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Recap: Chef’s Best Dinner & Auction

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On Tuesday evening, Cori Sue and I walked into the rather enormous Food & Friends Chef’s Best Dinner & Auction at the Washington Hilton in Dupont. But, it took us a little while to realize it was so enormous. You see, we were newbies.

The entrance hall was filled with young professionals and fabulous philanthropists, decked out in suits and cocktail dresses. People were tasting chefs’ creations from various food stations, lining up at the open bar, and mingling among the silent auction tables. This is fab, we thought, and went for nibbles at our first table of the night—that of Food & Friends itself, which was serving up a healthy and delicious wheatberry, cucumber, avocado and shrimp concoction.

We stayed in that entrance hall until it got packed to the brim, at which point we kept wandering further and further back in the room. Then, out of nowhere, there were two staircases, and people slowly making their way down.

At the bottom of those staircases, more bars serving delicious cocktails and surprisingly good wine and, inside a set of double doors, a grand ballroom filled with the sights and smells of hundreds more chefs cooking hundreds more little bites for us to try. It was like walking into a treasure chest. A totally unexpected utopia of food.

We were shocked. We didn’t think the event was this enormous. We should have known better. The party, presented by the National Association of Chain Drugstores, benefits Food & Friends, an amazing organization that prepares and delivers specialized meals and groceries in conjunction with nutrition counseling to men, women, and children living with HIV/AIDS in the D.C. area. Six days a week, Food & Friends makes sure that its 2,800 clients never miss a meal—they’ve provided more than 15 million meals to more than 21,000 individuals since 1988.

The event was also honoring CareFirst BlueCross BlueShield for its help in delivering those meals.

The celebrity chef chair for the evening was John Critchley, executive chef at Urbana Restaurant and Wine Bar. In addition to Chef John, we ran into many more of D.C.’s top chefs.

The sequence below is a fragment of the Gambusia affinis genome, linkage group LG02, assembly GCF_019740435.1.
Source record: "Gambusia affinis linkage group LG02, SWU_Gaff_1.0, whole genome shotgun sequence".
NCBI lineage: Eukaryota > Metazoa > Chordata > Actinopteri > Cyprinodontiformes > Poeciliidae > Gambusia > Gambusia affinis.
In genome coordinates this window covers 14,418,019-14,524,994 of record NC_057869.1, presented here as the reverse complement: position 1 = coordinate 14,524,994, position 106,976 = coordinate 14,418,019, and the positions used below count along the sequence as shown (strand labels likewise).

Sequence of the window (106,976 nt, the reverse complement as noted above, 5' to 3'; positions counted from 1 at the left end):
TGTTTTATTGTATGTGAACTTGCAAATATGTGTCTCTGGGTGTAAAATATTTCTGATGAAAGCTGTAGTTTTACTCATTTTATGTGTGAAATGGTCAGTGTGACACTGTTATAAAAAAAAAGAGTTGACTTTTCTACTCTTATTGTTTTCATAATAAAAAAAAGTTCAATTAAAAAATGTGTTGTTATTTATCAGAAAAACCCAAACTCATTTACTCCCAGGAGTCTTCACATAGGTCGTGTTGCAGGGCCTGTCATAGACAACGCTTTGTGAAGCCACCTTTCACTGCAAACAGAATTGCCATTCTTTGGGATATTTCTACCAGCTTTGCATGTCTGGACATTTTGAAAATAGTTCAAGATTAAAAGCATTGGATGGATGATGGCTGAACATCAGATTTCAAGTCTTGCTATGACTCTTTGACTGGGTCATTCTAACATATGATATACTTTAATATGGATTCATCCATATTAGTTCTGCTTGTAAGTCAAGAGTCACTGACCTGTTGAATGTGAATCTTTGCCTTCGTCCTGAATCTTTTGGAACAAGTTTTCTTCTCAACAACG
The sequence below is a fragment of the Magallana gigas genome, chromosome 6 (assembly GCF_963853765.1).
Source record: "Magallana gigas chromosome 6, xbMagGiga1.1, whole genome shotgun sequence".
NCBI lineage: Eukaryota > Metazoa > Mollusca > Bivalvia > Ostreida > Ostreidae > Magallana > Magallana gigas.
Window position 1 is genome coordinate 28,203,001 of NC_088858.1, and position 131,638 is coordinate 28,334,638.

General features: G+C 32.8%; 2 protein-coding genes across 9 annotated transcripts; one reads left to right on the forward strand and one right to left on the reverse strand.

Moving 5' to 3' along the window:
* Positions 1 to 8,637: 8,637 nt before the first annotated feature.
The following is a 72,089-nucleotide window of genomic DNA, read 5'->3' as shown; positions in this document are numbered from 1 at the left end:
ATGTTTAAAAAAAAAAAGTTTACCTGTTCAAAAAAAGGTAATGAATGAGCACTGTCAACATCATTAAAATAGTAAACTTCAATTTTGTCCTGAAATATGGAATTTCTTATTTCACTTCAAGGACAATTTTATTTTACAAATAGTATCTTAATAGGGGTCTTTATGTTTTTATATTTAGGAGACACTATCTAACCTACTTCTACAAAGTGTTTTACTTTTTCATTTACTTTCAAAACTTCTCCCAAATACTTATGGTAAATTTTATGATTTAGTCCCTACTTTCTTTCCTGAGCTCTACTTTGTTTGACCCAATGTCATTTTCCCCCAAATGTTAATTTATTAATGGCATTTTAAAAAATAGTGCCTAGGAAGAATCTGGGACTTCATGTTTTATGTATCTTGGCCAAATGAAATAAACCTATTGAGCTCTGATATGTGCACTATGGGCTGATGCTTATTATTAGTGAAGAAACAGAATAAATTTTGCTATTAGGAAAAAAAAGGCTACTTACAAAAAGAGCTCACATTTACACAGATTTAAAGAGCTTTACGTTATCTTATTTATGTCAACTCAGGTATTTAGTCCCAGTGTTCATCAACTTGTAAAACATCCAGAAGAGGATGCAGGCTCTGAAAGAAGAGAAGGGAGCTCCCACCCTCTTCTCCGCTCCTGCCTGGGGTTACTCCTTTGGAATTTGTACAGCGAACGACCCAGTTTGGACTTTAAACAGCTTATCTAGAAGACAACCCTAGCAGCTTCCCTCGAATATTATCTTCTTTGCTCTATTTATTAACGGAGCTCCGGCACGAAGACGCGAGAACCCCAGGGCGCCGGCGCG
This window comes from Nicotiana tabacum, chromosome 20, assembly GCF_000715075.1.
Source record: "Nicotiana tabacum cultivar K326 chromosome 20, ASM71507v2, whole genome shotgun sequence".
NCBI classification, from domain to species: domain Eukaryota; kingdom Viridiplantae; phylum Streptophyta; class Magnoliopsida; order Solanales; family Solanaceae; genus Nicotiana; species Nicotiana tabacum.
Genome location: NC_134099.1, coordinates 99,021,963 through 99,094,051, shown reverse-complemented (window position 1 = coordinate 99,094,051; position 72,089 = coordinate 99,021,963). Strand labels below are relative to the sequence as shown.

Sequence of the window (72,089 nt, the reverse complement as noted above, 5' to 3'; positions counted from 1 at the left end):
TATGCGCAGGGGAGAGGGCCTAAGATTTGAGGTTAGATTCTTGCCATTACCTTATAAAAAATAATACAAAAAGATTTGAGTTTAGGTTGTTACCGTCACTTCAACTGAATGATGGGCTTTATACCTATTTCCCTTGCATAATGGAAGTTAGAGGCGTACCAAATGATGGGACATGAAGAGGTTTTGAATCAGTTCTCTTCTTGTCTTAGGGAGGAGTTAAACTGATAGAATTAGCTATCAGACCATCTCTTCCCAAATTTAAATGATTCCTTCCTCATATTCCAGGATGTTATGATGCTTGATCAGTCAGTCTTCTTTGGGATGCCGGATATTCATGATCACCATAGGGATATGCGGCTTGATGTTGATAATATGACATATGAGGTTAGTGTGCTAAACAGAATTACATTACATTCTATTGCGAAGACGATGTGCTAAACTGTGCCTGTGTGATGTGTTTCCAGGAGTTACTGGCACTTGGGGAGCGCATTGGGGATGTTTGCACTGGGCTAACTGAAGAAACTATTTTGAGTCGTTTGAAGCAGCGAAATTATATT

We loved the look of Chef Frederick De Pue’s (of 42 Degree Catering) coconut-braised pork belly with chestnut sabayon, pomme gaufrete and chervil. It had house-made potato chips balanced on top. But we were too afraid to chomp into the pork belly, and instead he offered us a few chips each.

We loved Art & Soul’s Chef Wes Morton’s pork rillettes with onions and fried bread. We also loved Blue Duck Tavern’s Chef Peter Brett’s vanilla bean custard with chocolate satin and apricot compote. When you broke into the custard, the chocolate was inside. So delish.

Firefly’s house-made mozzarella with heirloom tomatoes and basil oil was a light snack compared to some of the others, and we were grateful.

Matchbox’s wild Alaskan salmon crudo with fresh seasonal salad was fabulous and refreshing. I was scolded when I tried to eat it with a fork. “Eat it like a lettuce wrap!” Chef Jacob Hunter said to me, and so I did.

The Pig (which is starting their brunch service this weekend, people!) served up smoked and pulled Carolina pork with wild boar spoonbread and garlic greens. That was fabulous. We can’t wait to try their brunch options soon.

One of the most unique dishes came from Chef Christophe Poteaux of Bastille, who made a tomato panacotta with cucumber, feta, Kalamata olives and oregano garnish.

Rogue 24’s Chef RJ Cooper himself was serving up Five Bites of Rogue, various morsels of heaven including a kelly green celery foam.

At the end of the night and in typical fashion, Cori Sue spent a good bit of time by the cupcake table. Sticky Fingers, a Vegan and gluten free bakery, served up mini cupcakes and the peanut butter chocolate ones tasted far too rich to ever be considered Vegan health food.

Gosh, I could go on and on about the chefs and the food. It was never ending—we snaked our way around from table-to-table for hours on end and then rolled ourselves home. If you like eating endless delicious nibbles, meeting really cool chefs and helping great charitable causes (and we assume you do), make an appearance at Chef’s Best next year.

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